Remnants of eoarchean continental crust derived from a subducted proto-arc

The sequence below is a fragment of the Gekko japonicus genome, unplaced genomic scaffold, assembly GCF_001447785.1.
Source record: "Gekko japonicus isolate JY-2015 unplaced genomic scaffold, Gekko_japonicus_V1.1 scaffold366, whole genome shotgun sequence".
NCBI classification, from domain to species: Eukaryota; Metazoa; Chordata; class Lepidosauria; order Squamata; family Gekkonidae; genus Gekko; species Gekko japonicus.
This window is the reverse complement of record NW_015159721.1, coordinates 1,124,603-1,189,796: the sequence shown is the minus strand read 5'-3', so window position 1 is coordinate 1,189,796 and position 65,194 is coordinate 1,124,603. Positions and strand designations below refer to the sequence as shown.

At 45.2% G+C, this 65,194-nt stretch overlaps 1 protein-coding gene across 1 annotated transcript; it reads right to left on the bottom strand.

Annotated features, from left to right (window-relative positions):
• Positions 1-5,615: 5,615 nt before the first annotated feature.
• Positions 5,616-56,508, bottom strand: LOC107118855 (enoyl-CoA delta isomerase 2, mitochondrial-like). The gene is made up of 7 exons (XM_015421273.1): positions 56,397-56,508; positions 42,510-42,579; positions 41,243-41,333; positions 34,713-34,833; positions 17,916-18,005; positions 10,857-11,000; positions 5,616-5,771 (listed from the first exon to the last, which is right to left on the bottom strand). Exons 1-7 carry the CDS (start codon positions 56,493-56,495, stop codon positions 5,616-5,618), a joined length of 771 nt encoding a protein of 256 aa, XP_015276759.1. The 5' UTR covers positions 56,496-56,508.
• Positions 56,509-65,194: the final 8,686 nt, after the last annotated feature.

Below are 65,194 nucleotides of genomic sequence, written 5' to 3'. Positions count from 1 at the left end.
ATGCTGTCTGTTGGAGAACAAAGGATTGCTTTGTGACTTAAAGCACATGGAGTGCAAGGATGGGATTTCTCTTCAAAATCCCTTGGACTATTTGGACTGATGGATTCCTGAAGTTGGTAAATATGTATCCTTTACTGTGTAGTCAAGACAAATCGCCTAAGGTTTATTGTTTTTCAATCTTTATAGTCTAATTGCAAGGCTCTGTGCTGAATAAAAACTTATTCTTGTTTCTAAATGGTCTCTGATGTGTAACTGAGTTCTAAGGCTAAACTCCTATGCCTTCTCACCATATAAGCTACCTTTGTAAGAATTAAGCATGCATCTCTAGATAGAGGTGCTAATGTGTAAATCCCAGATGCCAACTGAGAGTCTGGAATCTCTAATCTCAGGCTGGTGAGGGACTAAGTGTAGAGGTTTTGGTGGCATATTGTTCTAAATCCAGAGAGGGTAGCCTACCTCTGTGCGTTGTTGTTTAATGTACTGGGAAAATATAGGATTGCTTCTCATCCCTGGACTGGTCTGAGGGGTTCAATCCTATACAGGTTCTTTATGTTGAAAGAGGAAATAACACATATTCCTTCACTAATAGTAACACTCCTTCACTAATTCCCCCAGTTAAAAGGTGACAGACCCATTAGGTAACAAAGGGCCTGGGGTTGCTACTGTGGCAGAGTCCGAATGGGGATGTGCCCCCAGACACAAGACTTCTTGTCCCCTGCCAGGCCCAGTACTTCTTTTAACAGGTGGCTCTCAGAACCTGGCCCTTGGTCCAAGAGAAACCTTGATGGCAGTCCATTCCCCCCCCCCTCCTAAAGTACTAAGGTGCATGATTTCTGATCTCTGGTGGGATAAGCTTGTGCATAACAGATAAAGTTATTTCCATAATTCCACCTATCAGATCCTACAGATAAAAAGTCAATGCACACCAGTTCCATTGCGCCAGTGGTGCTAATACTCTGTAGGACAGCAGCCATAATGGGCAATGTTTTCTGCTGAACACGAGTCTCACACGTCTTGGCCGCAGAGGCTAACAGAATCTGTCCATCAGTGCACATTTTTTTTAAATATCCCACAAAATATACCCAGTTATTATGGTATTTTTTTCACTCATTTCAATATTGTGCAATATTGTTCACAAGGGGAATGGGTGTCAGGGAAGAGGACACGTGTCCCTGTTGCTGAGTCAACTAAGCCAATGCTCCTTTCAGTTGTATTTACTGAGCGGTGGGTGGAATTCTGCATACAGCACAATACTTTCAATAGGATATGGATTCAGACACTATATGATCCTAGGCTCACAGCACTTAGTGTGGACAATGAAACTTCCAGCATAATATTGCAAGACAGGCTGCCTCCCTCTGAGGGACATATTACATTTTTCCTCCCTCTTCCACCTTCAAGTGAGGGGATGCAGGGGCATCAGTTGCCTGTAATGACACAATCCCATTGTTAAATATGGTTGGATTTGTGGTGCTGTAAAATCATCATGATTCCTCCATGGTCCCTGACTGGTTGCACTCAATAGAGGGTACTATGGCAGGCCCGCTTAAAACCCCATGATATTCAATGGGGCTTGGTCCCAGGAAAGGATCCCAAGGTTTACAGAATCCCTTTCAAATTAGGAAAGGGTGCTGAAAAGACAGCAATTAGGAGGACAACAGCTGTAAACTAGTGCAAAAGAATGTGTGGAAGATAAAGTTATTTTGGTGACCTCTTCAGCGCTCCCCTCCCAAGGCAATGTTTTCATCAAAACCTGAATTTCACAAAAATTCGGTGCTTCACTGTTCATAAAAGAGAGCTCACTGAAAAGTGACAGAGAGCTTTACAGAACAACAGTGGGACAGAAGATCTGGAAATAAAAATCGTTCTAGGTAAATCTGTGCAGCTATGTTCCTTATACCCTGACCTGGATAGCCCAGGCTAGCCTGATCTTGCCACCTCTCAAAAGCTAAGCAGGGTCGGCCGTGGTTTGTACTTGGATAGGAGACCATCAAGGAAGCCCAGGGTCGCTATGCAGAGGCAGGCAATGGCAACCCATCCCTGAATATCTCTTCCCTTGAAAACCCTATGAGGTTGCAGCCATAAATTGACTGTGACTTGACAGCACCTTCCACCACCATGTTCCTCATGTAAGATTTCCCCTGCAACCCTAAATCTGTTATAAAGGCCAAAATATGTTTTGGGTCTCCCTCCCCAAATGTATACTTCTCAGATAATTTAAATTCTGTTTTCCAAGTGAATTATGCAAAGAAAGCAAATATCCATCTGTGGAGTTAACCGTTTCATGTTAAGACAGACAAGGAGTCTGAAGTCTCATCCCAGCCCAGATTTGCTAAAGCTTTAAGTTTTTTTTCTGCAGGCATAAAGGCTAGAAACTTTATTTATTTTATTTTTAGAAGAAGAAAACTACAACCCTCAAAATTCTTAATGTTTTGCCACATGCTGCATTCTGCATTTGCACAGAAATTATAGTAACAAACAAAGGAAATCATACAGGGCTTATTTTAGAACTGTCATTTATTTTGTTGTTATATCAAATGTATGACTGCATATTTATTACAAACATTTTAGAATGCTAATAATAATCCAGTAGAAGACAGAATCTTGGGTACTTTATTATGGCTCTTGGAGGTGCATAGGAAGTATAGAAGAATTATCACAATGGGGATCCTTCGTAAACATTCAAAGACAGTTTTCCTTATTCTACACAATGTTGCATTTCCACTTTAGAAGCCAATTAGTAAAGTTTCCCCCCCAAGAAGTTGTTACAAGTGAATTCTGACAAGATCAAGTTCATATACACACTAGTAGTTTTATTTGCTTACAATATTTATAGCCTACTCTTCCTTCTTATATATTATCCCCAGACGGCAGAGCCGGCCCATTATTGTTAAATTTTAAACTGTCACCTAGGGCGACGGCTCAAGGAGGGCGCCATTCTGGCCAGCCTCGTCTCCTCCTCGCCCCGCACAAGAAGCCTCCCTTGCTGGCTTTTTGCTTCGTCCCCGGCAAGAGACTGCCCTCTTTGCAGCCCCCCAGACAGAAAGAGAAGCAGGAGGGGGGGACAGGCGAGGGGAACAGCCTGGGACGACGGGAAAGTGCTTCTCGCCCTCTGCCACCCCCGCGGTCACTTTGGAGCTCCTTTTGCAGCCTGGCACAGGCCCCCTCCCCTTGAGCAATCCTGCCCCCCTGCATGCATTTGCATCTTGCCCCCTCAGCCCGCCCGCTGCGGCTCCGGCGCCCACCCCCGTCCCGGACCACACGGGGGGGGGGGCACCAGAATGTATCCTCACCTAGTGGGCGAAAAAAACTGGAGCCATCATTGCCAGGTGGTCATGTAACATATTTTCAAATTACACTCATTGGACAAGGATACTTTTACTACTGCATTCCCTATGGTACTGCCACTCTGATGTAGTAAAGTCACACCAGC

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Eoarchean [3.6 to 4.0 billion years ago (Ga)] tonalite-trondhjemite-granodiorite (TTG) is the major component of Earth’s oldest remnant continental crust, thereby holding the key to understanding how continental crust originated and when plate tectonics started in the early Earth. TTGs are mostly generated by partial melting of hydrated mafic rocks at different depths, but whether this requires subduction remains enigmatic. Recent studies show that most Archean TTGs formed at relatively low pressures (≤1.5 GPa) and do not require subduction. We report a suite of newly discovered Eoarchean tonalitic gneisses dated at ~3.7 Ga from the Tarim Craton, northwestern China. These rocks are probably the oldest high-pressure TTGs so far documented worldwide. Thermodynamic and trace element modeling demonstrates that the parent magma may have been generated by water-fluxed partial melting of moderately enriched arc-like basalts at 1.8 to 1.9 GPa and 800° to 830°C, indicating an apparent geothermal gradient (400° to 450°C GPa−1) typical for hot subduction zones. They also locally record geochemical evidence for magma interaction with a mantle wedge. Accordingly, we propose that these high-pressure TTGs were generated by partial melting of a subducted proto-arc during arc accretion. Our model implies that modern-style plate tectonics was operative, at least locally, at ~3.7 Ga and was responsible for generating some of the oldest continental nuclei.
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